Equally stunning is the Istana Nurul Iman the official the residence of the sultan of Brunei and the largest residential palace in the world. It is located a few kilometers outside Bandar Seri Begawan, on the banks of the Brunei River. I was fortunate enough to be given an opportunity to admire the palace from the inside during my visit. You can only do so on the second day of the Hari Raya – a celebration that marks the end of Ramadan. But if you want to catch a glimpse of it at any other time of the year, then check it out from Taman Persiaran Damuan.
To see a different side of BSB you should make a trip to the stilt houses known as the Kampung Ayer. It is an extensive water village within Sungai Brunei River a few minutes powerboat ride by water jitney from the city’s dry land. According to Kampung Ayer’s tourist center, over 30,000 people live there in wooden houses on wooden piers. Like Venice, all are connected by walkways for short hops and boats for longer ones. What’s so interesting about Kampong Ayer is that they have their own schools, mosques, police stations, medical facilities, and fire brigade! Which means they don’t have to go to the “dry land” just to have an access to this services. And believe or not this style of urban living dates back at least a thousand years according to historical records, fascinating isn’t it?
You can also peek into the lifestyle of the rich and powerful head of state at the Royal Regalia Museum in town. This museum is specifically dedicated to the sultan of Brunei which allows visitors to have a remarkable glimpse of his life, as told through objects and photographs.
Actually, a visit to Bandar (the capital) can be done within a single day as the attractions are within the city.
There is very little in terms of shopping as only a few international brands are there within the country. Far from the glamor and bright splendor found in the malls of Singapore and KL. I was told that the Mall is the place to go shopping, but there’s nothing much to see and do here. If you have a lot of spare time to kill, then go. Otherwise, it’s not worth a trip.
Just in case you’ve had enough of The Mall you can always go to Yayasan shopping district. It is located opposite Sultan Omar mosque, it’s a good place to spend time away from the sun during the hottest time of the day. It’s not that crowded and there are eateries n shops. A pretty big place but nothing special in my opinion.
If you are a foodie then the fasting month is not a good time to visit due to restrictions on the public sale and consumption of food. As eating, drinking or smoking in front of people who are fasting is considered rude. You will only be allowed to take-out foods from all restaurants and eat privately in respect of the Holy Month of Ramadan.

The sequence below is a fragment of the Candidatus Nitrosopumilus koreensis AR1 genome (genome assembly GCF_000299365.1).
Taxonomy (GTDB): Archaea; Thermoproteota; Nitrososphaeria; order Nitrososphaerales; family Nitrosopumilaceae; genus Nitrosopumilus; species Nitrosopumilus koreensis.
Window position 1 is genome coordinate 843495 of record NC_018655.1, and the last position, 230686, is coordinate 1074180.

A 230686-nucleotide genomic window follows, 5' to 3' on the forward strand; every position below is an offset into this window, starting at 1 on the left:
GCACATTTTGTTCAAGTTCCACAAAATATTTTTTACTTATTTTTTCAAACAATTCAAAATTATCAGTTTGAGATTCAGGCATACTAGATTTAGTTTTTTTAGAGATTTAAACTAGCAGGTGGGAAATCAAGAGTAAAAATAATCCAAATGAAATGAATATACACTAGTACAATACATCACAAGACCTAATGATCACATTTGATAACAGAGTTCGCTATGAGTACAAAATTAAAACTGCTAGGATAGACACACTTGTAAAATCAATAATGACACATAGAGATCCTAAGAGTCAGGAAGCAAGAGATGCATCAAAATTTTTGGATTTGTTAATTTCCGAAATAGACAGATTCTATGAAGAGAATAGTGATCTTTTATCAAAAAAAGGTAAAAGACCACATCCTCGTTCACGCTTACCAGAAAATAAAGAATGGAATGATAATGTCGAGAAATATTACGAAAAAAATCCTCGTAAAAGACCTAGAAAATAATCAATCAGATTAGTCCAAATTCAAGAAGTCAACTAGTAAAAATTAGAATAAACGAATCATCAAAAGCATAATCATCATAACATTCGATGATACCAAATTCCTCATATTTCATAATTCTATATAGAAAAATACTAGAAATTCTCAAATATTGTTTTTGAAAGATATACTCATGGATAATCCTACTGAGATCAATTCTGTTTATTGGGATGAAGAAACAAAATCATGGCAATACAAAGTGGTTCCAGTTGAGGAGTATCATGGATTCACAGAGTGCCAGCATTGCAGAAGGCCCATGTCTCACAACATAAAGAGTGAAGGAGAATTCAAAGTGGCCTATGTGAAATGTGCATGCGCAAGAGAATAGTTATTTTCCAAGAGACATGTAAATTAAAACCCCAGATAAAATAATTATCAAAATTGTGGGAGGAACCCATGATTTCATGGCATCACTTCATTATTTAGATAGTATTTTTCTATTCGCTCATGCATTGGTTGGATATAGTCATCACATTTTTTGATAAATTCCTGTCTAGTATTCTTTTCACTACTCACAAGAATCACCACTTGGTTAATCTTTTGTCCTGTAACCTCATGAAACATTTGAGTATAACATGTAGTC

The first Bruneian dish that I’ve tried was the Nasi Katok for B$1.00. Nasi Katok, a dish of hot rice served with a side of spicy sambal, and a piece of chicken or beef or pusu (anchovies). There’s nothing really special about the dish, but what makes “Nasi Katok” interesting is the tale behind it. Nasi means rice in the Malay language and Katok means knock. Back in the old days, there were no 24-hour eateries, so the only way for a hungry person to get a midnight fix was to knock on the doors of a food outlet and get the owner out of bed. The sleepy owner will then prepare a simple dish which evolves into the present day Nasi Katok.
There is no sale of alcohol within the country and consumption of it in public is prohibited by law. However, non-Muslims are entitled to enter the country with up to two bottles of liquor and up to 12 cans of beer. Just be sure to let the customs authority know what you’re carrying. Still, if this is too much of a hassle for you, why not consider an alcohol-free vacation and just try out the teh tarik, a sweet milk tea, as well as the wide array of coffee (kopi) available all throughout Brunei 🙂
The locals seem happy enough. There were certainly plenty of smiles directed at me each time I got the chance to interact with them. Another detail that soon caught my attention was that I never heard raised voices whether I was strolling throughout the city. Often the soft tones of the people forced me to ask them to repeat the price of a certain dish or directions to a building. Similarly, they always use their thumb instead of the index finger to point. Match perfectly with the manner in which they speak.
So, what more to say of Brunei Darussalam? Overall, it’s an interesting place and I’m glad I made it there. Would I return? Probably not in a hurry although I can proudly say that I had a great time.
Happy travels everyone!